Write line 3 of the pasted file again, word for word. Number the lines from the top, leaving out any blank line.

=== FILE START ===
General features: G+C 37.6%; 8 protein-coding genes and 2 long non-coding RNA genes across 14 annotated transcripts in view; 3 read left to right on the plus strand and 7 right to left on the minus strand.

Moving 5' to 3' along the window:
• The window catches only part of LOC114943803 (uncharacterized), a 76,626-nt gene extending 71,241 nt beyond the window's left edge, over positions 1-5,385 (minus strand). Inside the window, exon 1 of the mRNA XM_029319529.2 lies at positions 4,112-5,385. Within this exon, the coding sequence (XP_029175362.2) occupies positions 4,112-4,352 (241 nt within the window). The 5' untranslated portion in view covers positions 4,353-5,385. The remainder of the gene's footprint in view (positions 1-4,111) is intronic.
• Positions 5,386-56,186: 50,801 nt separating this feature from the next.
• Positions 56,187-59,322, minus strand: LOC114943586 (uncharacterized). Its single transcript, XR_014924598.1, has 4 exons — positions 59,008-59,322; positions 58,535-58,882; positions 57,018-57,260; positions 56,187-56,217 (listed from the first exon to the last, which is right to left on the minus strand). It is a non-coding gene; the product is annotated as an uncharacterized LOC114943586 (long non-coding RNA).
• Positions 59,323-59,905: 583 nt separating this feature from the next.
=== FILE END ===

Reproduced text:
• The window catches only part of LOC114943803 (uncharacterized), a 76,626-nt gene extending 71,241 nt beyond the window's left edge, over positions 1-5,385 (minus strand). Inside the window, exon 1 of the mRNA XM_029319529.2 lies at positions 4,112-5,385. Within this exon, the coding sequence (XP_029175362.2) occupies positions 4,112-4,352 (241 nt within the window). The 5' untranslated portion in view covers positions 4,353-5,385. The remainder of the gene's footprint in view (positions 1-4,111) is intronic.